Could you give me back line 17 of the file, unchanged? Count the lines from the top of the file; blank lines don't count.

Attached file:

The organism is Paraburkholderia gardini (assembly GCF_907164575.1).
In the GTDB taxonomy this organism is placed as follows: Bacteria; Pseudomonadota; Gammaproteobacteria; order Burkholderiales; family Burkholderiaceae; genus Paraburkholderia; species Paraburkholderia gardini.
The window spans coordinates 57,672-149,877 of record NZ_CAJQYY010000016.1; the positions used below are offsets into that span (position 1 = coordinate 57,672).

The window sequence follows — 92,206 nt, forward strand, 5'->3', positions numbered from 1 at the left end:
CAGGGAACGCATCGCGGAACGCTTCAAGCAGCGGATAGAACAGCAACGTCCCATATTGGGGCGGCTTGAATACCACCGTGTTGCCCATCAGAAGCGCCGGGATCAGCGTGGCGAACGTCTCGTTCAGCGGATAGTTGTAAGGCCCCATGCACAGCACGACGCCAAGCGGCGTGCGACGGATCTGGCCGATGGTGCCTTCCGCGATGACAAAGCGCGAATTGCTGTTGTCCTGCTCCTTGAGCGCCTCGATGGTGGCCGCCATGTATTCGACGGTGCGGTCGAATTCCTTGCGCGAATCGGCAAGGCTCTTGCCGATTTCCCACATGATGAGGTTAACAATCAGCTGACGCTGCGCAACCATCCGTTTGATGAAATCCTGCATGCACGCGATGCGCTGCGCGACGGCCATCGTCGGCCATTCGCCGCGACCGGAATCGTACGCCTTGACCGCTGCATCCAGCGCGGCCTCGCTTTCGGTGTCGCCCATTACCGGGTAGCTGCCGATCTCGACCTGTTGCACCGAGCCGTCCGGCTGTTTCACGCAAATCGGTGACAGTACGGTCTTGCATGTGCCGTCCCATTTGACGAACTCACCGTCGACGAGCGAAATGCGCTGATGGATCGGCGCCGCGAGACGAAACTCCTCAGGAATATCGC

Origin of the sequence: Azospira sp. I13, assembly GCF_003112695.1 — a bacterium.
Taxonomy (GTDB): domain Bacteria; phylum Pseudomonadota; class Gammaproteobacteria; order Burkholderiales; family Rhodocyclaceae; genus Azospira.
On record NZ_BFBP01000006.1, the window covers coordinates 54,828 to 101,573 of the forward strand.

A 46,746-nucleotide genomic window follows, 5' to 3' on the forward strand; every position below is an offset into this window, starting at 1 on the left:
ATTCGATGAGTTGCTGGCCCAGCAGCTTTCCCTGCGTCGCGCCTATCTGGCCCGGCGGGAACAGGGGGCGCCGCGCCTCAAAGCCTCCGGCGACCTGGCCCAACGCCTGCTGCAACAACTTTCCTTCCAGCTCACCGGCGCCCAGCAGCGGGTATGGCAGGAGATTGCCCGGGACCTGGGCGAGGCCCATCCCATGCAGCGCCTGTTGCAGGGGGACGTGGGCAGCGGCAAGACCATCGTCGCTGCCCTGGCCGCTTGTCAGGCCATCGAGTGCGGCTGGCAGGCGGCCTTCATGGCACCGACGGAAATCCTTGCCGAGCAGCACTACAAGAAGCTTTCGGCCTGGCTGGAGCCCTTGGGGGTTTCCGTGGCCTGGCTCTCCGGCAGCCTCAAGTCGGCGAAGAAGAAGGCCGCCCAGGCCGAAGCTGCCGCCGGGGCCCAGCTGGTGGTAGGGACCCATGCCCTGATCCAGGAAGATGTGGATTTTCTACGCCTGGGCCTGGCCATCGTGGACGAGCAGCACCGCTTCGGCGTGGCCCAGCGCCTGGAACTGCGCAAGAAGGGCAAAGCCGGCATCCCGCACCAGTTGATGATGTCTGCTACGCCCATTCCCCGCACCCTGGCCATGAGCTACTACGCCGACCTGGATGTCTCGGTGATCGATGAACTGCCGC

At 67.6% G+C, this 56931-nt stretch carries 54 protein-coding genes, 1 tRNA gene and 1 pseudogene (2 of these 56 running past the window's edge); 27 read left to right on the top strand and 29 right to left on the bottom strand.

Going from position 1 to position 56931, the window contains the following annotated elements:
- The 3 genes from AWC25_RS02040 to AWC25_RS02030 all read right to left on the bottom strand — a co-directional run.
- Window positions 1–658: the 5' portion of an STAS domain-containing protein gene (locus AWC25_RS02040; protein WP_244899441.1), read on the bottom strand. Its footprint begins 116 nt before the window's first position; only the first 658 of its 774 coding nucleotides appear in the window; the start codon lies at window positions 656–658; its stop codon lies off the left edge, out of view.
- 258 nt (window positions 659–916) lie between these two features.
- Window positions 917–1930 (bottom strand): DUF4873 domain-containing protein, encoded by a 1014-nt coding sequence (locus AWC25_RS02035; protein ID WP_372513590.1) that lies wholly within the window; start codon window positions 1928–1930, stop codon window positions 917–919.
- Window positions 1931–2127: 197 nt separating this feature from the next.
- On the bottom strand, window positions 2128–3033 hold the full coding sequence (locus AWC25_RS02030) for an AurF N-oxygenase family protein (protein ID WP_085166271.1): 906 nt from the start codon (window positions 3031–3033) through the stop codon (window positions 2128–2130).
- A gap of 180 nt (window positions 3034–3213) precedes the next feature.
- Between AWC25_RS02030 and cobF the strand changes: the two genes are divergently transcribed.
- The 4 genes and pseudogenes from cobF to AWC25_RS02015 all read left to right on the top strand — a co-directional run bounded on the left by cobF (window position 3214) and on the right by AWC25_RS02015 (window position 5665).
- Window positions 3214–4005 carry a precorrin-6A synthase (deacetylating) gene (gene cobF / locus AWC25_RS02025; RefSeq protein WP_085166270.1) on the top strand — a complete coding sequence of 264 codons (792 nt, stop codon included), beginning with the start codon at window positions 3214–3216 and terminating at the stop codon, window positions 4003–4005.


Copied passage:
- Window positions 1931–2127: 197 nt separating this feature from the next.